A licensed Registered Nurse (RN) or a licensed Physician’s Assistant (PA) can be an appropriate provider of injectables depending on your state’s regulations. The following conditions should be met:
Are injectables safe?
When injected by a properly qualified and trained clinician in an appropriate medical setting, U.S. FDA-approved injectable treatments are safe.
2. Information to know before any cosmetic injectable treatment, such as:
The independent study conducted by Industry Insights of Columbus, Ohio, surveyed physicians from the American Society for Aesthetic Plastic Surgery, American Academy of Facial Plastic and Reconstructive Surgery, and the American Society of Ophthalmic Plastic and Reconstructive Surgery together comprising over 5,700 physicians in the United States. The survey data has a standard error of +/- 3.14 percent at a 95 percent level of confidence.
The Physicians Coalition for Injectable Safety is an alliance of specialty physician organizations including the American Society for Aesthetic Plastic Surgery, American Academy of Facial Plastic and Reconstructive Surgery, and the American Society of Ophthalmic Plastic and Reconstructive Surgery. The mission of the Group is to provide the public with unbiased and necessary information on injectable cosmetic treatments, appropriate injectors and where to safely access cosmetic medical procedures. Our goal is to promote treatment supervised by properly qualified and trained, board-certified doctors and to promote only the use of U.S. FDA-approved, appropriately administered product.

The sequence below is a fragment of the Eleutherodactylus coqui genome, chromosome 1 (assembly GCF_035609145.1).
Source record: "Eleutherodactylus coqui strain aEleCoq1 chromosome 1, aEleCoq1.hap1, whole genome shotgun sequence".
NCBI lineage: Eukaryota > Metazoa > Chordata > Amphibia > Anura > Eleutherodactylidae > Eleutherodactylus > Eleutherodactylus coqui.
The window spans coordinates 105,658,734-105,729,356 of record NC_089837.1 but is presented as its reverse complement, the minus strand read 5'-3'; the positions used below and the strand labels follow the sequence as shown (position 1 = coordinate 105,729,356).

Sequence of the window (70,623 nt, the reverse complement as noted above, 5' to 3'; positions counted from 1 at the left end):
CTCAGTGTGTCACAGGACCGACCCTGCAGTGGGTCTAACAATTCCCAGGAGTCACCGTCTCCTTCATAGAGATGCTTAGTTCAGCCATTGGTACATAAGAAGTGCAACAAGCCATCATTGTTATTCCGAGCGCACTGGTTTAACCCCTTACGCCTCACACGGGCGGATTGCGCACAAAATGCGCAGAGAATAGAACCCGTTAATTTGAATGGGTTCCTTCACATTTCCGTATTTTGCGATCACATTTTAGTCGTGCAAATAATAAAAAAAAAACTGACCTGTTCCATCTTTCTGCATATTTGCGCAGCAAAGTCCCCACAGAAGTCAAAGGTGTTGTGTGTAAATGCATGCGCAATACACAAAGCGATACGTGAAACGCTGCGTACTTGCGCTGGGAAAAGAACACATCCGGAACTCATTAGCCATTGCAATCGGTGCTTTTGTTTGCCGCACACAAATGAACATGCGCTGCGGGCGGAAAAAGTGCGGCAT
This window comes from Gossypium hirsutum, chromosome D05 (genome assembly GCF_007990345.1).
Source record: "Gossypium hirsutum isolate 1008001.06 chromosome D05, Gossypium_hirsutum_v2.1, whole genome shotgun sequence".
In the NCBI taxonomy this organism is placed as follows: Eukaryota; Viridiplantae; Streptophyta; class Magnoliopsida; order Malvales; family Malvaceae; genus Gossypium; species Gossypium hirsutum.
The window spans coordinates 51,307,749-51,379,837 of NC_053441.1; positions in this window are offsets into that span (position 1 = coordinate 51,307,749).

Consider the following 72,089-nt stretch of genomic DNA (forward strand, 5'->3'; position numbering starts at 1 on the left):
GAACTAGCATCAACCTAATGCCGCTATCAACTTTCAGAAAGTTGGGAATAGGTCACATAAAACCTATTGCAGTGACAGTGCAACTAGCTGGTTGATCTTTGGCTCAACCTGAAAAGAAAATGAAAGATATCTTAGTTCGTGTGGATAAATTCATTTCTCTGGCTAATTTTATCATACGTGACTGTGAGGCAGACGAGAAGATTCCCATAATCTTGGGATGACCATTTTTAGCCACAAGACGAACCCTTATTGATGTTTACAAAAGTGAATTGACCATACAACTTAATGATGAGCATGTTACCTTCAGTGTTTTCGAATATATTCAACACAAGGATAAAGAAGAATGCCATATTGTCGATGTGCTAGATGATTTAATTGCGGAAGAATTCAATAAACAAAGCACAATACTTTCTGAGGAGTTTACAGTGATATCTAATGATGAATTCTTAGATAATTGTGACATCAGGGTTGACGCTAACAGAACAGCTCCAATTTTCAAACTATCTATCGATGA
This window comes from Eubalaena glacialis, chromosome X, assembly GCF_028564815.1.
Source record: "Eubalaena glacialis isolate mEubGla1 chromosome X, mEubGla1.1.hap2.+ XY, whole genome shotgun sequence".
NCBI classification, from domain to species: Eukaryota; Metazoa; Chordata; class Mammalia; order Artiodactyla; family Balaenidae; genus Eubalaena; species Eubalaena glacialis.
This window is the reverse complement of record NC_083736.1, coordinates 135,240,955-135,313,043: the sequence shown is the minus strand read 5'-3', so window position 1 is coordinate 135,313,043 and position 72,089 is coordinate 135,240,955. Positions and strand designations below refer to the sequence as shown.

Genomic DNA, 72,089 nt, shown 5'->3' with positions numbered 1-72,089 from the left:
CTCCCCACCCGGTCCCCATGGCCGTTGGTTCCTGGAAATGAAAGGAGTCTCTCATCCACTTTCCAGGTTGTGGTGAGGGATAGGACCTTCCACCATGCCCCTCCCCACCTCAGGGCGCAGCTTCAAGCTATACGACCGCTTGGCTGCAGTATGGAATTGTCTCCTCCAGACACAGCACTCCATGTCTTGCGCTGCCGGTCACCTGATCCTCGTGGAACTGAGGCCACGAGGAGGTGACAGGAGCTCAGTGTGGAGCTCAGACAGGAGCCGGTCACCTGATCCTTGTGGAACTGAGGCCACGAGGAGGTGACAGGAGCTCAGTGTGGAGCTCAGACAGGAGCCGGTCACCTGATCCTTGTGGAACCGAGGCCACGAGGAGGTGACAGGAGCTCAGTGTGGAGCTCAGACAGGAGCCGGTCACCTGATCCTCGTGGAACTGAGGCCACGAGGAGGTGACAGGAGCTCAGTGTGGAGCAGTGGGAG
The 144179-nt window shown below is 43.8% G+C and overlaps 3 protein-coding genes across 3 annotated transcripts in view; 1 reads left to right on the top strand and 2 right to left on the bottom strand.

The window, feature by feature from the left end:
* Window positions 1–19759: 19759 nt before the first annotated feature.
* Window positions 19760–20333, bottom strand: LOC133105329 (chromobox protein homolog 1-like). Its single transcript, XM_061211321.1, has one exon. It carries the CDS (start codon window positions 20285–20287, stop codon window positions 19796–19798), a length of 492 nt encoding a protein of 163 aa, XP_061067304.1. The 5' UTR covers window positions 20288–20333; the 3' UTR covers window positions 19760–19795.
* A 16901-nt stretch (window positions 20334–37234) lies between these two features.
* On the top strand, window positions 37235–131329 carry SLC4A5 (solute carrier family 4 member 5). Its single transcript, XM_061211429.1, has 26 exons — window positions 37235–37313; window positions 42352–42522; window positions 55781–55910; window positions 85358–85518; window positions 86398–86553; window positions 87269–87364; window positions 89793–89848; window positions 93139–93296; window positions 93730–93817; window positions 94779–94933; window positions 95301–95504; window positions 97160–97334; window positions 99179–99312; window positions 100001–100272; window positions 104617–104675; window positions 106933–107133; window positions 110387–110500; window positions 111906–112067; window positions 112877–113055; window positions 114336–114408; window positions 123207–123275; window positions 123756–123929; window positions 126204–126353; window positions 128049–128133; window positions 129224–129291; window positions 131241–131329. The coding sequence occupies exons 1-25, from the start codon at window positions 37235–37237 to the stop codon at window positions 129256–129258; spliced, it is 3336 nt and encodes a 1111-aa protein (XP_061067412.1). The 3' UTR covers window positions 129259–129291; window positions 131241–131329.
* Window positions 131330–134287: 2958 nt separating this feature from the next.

Information, tips for consumers, and statistics on injectable therapies and the Coalition can be found at www.injectablesafety.org.
The 2400-member American Society for Aesthetic Plastic Surgery (ASAPS), founded in 1967, is the leading professional organization of plastic surgeons certified by the American Board of Plastic Surgery who specialize in cosmetic plastic surgery. With 2,100 members in the U.S., Canada, and many other countries, ASAPS is at the forefront of innovation in aesthetic plastic surgery around the world.
The American Academy of Facial Plastic and Reconstructive Surgery is the world’s largest specialty association that represents over 2,700 facial plastic and reconstructive surgeons throughout the world. The AAFPRS is a National Medical Specialty Society of the American Medical Association (AMA), and holds an official seat in both the AMA House of Delegates and the American College of Surgeons board of governors. AAFPRS members are board certified surgeons whose focus is surgery of the face, head, and neck.
The American Society of Ophthalmic Plastic and Reconstructive Surgery represent surgeons qualified in plastic surgery of the eyelids and surrounding facial structures. Fellows of the Society are board certified in ophthalmology, have completed fellowships in oculoplastic surgery (currently two years), and perform aesthetic, plastic, and reconstructive surgery of the face, orbits, eyelids, and lacrimal system.